Konrad Mühe, Fragen an meinen Vater, 2011, © Konrad Mühe

Konrad Mühe
Questions to my father

IBB-Videolounge

When Ulrich Mühe, one of Germany’s best-known actors, died at a surprisingly early age on 22 July 2007, a wave of obituaries appeared in the press. The newspaper “Die Welt” published an article exploring how – in particular in the case of the film “The Life of Others” – Mühe’s own life was interwoven with his screen roles.

In 2011 his son Konrad released the film “Questions to my Father”. It presents a conversation between father and son, with Konrad Mühe using his father’s roles as the basis for a dialogue in an attempt, as far as possible, to overcome the boundary between the private man and the public one. The film has such a personal feel about it that the viewer senses how important this fictional discussion is for the son’s own position in life and his ability to understand himself. 

For three years, Konrad Mühe sifted through all the footage generated in the course of his father’s acting career, seeking out “answers” to those intimate, personal questions which demanded explanations after his death. Rather than creating a one-to-one dialogue from his own material, he drew on this found footage to create an extremely personal and yet entirely unsentimental portrait of his father.
 
Viewers may be taken aback at first when the son’s unspoken questions, marking the start of each chapter, elicit replies from an actor – some quite theatrical – with a masterful command of every emotional nuance from repentance via rage and aggression to pique. But it is this broad repertoire of feelings, expressions and gestures which – along with the fast pace of the editing and rapidly changing angles, and those pauses creating space for Ulrich Mühe’s expressive face to do its work – turns this film into an impressive memory of a great actor. 

This approach underscores the artist’s ability to tease extra meaning from his father’s thespian potential. The film explores not only the many facets of the actor’s role as entertainer, public figure and uncompromising artist, but also the empathy displayed by its protagonist, which the spectator attributes to the private citizen Ulrich Mühe.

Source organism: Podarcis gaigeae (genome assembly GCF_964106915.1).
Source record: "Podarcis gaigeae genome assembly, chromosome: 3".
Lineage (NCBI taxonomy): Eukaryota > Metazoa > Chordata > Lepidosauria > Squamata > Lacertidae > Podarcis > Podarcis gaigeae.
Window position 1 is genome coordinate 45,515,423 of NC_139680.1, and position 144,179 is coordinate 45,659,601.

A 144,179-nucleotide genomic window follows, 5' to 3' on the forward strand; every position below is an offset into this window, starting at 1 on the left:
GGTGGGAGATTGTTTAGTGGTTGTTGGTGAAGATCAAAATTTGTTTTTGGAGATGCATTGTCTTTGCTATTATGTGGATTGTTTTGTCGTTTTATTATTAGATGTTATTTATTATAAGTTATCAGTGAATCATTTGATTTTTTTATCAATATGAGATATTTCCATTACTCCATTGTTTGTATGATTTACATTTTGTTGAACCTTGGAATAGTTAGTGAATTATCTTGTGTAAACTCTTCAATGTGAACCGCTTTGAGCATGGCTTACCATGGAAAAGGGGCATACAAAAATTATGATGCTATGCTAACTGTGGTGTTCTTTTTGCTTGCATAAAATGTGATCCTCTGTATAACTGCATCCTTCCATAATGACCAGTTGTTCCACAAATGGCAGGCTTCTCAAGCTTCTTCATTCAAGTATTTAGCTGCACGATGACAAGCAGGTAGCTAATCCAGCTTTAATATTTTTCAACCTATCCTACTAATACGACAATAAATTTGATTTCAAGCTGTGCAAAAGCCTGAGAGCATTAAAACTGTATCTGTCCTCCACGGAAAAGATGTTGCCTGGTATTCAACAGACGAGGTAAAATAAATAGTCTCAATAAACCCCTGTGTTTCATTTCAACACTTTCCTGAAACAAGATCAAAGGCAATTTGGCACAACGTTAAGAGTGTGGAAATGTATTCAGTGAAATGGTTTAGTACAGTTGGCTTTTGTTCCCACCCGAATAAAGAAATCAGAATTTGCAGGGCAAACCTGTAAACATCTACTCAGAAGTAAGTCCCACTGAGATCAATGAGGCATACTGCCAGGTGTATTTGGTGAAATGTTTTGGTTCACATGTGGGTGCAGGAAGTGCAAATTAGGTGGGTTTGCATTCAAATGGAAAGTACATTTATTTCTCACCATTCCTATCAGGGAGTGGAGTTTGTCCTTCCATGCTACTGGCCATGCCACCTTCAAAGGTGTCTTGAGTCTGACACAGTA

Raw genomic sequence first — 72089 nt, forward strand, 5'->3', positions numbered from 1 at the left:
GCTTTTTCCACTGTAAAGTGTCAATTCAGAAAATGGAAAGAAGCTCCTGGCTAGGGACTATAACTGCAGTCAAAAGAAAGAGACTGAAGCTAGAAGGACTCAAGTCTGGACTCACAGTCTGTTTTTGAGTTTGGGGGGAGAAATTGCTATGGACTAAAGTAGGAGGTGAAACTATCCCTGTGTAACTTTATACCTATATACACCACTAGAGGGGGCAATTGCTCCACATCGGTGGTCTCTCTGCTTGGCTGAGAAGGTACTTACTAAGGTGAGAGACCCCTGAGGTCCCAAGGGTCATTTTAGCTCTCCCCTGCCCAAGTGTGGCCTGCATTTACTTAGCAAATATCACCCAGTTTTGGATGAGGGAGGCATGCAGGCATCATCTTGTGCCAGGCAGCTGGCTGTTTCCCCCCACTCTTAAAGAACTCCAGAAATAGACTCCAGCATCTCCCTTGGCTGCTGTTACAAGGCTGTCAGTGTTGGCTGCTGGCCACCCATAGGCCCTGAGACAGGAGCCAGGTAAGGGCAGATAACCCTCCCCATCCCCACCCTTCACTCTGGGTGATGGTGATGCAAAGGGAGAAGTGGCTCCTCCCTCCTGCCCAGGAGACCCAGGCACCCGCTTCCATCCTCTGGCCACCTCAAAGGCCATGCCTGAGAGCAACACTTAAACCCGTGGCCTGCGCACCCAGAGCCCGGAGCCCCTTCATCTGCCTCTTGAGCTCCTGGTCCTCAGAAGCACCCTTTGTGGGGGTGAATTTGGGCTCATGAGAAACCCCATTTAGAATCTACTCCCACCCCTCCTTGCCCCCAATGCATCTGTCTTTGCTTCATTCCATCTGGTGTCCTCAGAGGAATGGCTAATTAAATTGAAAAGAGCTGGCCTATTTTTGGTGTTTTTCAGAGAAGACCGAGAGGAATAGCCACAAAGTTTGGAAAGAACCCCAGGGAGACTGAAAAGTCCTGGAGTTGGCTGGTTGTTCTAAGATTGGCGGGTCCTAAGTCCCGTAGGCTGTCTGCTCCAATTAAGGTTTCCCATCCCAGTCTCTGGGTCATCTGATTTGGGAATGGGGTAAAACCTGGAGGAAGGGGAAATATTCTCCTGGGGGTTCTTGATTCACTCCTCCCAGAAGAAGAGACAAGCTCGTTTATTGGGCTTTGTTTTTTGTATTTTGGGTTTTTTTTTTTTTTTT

But by concentrating on found footage, Konrad Mühe also indicates his own role as questioner: he plays the part of the director, manages the dramatic structure, and is guided in portraying his father – rueful or careworn, exuberant or indignant – by his own memory and imagination. What emerges is more than a deliberate construction of “truth”; with stylistic techniques such as the cut, which in turn influences the background music, the artist conspicuously manipulates his father’s theatrical and cinematic legacy for his own artistic purposes.

Whether this method is legitimate is another theme of the film, and so apart from the father-son conflict described above it addresses issues about the use of film footage for artistic ends or in response to aspects of family psychology. Ultimately, this is as much about the often complex relationship between a young man reaching maturity and his father as about how the son can shake off such a strong and difficult father figure to assert his own artistic freedom. Can fictional material ever generate answers about one’s own situation? 
And another question, perhaps a crucial one: given that the film was made posthumously without the protagonist’s influence, can the father’s answers be seen as valid feedback to the son’s questions? Or is this just a monologue by the son, trying to place himself in his father’s shoes, but ultimately seeking to overcome his conflict with his father?

This psychoanalytical dimension to the film is not confined to its pattern of question and answers. The prologue – the scene where the sleeping protagonist is aroused – signals the analogy between film and dream described in psychoanalytical film theory, and notably by the French thinker Jean Louis Baudry. He not only demonstrated the commonality between the two phenomena, but also argued that, like dreams, cinema gives spectators the impression that they are perceiving reality. 
With this reference, therefore, Konrad Mühe is not just drawing attention to his game with the concepts of reality and fiction, but actually explores their significance in relation to each other. Again and again he breaks open the structure of dialogue, taking very different sequences and lining them up with clear, fast cuts. Or he blurs the focus by zooming so far into the material that the image seems to dissolve into pixels. At the same time, he tries to bridge the divide between film and spectator, drawing the latter into the film like an actor. And so, between the few sequences where the spoken word dominates, he repeatedly shows a silent face, when it seems that the actor is not just watching the viewer, but penetrating his or her thoughts. Not least, the silent questions create a level of communication with the audience, encouraging them to join the dialogue.

 

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